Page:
Capital Gains Tax on the sale of land or property - FAQs
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A common question we are asked as tax advisors is, ‘Do I have to pay capital gains tax when I sell my home?’
The answer depends on a variety of different things:
- You are due to pay capital gains on the sale of your property which is not your main residence.
- You will not need to pay capital gains if you have one home and have lived in it as your main home for all the time you’ve owned it.
- If you have more than one home, you still may be able for certain reliefs on disposal.
Your primary residence is defined by HMRC as your only or main residence. You are able to nominate which residence to be treated as your main as long as this is made within two years of the date you have more than one residence. If you do not make a nomination, your main residence will be determined by facts. These facts are things such as where you pay council tax, your tv license, where is your registered medical practice, etc.
Period of Ownership
Your period of ownership affects how much capital gains tax you are due to pay. Your period of ownership begins on the date you first acquired the house, or on 31 March 1982 if that is later. It ends when you dispose of it.
If the property you are selling was your primary residence at some point during your ownership, you get full relief for:
- the years you lived in the home
- the last nine months you owned the home - even if you were not living there at the time
If you sold the property between 6 April 2014 and 6 April 2020, you get relief for the last 18 months you owned it.
If you only own one home and you’re disabled, in long-term residential care, or sold the property before 6 April 2014 you get full relief for the last 36 months you owned it.
This has changed, prior to 5 April 2020, you were not required to live in the house whilst letting.
Since 6 April 2020, if you live in your home at the same time as your tenants, you may qualify for Letting Relief on gains you make when you sell the property.
You can get the lowest of the following:
- the same amount you got in Private Residence Relief
- the same amount as the chargeable gain you made while letting out part of your home
Letting Relief does not cover any proportion of the chargeable gain you make while your home is empty.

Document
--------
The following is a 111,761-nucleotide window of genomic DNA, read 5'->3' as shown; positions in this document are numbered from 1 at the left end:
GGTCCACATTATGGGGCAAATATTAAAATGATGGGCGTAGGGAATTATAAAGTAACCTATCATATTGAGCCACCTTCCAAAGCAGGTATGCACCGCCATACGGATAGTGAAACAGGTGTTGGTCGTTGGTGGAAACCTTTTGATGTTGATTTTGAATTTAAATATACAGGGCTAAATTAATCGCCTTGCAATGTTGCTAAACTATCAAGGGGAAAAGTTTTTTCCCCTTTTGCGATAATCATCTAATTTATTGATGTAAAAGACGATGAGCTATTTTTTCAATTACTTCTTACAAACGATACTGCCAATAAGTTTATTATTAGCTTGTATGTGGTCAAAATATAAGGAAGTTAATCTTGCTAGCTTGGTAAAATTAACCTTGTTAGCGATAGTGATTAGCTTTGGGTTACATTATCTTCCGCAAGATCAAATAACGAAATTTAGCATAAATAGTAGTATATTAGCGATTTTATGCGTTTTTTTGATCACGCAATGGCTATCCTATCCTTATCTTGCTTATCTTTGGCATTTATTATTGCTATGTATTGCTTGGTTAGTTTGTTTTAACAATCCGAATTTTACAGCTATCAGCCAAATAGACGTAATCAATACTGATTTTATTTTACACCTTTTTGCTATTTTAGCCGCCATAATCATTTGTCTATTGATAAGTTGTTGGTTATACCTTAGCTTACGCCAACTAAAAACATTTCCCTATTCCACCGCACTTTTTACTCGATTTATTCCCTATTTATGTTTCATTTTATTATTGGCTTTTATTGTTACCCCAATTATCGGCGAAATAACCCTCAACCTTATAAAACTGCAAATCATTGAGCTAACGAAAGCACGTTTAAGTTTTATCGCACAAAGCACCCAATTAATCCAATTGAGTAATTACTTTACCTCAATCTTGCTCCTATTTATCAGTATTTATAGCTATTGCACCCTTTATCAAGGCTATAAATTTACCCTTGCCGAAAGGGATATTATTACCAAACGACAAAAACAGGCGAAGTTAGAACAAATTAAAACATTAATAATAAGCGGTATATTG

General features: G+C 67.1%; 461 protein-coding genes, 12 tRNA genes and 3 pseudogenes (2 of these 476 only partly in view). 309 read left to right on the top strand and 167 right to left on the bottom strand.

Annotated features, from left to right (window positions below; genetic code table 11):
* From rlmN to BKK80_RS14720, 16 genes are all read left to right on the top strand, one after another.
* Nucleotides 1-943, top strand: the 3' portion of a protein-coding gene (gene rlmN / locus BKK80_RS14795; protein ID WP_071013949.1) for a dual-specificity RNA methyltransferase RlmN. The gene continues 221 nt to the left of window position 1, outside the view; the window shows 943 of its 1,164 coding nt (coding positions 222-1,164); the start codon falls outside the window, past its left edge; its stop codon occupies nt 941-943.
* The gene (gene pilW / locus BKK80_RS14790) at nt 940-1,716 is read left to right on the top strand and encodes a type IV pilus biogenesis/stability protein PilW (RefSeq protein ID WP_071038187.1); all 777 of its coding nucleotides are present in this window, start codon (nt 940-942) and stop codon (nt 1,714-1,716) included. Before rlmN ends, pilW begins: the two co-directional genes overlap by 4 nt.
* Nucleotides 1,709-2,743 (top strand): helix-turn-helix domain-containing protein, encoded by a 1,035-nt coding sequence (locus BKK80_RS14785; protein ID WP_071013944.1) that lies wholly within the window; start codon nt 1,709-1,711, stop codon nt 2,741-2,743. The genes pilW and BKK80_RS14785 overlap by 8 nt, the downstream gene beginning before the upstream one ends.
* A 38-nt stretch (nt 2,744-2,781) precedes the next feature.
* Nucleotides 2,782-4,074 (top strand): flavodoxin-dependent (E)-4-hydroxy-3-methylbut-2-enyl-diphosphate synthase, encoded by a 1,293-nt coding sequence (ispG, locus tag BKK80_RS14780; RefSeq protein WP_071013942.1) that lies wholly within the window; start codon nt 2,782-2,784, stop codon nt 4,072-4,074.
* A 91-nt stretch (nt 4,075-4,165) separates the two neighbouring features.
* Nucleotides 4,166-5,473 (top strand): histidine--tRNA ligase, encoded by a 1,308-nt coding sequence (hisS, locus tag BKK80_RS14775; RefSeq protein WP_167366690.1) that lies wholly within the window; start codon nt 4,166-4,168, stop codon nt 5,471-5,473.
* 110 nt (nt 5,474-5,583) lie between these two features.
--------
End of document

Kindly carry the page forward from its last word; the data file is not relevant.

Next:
Qualifying Periods of Absence
Some periods when you were not using the house as your only or main residence will still qualify for relief.
If, for up to a period of 24 months you do not occupy your new home when you acquire it because you’re unable to sell your old home, or you need to carry out refurbishment redecoration, or alterations, you can treat up to the first 24 months as if the house had been your only or main residence in that period. The same treatment applies when you buy land to build a house on.
You get relief if you’re away from it for:
- absences, for whatever reason, totaling not more than three years in all
- absences during which you’re in employment and all your duties are carried on outside the UK
- those absences totaling not more than four years when either:
- the distance from your place of work prevents you from living at home
- your employer requires you to work away from home in order to do your job effectively
You must have lived in the home before and afterward unless your work prevented you.
If your property is less than 5,000 square metres
You are exempt from paying capital gains tax if the entire property must be less than 5,000 square meters. This includes both the property and the grounds the property is on. You may choose to sell the land and property separately.
If part of your home is used for business uses only
You may be due to pay capital gains on your property, even if it is your main residence if part of your home was used solely for your business. However, only the proportion of your home which is used exclusively for business would be subject to CGT. If you haven’t previously used your annual allowance, you will be able to use this against your gain in relation to the use of a home business.
If the property is not your primary residence
If your property is not your primary residence and you make a gain on disposal, you will be subjected to Capital Gains Tax. The rate of tax which you pay will depend on your income bracket if you are a basic rate taxpayer your gain will be subjected to 18% however if you are a higher rate taxpayer it will be 28%. If this is your only gain for the year, you can use your annual allowance of £12,300 against your gain. Since October 2021, you are due to pay your capital gains tax within 60 days of the disposal.
How can Gerald Edelman help?
If you haven’t always lived in your home, we are more than happy to help you work out what reliefs you are entitled to and help you keep your capital gains tax as low as possible. We are also more than happy to fill out all the required paperwork.
To find out more or to speak to a member of our team, contact us today.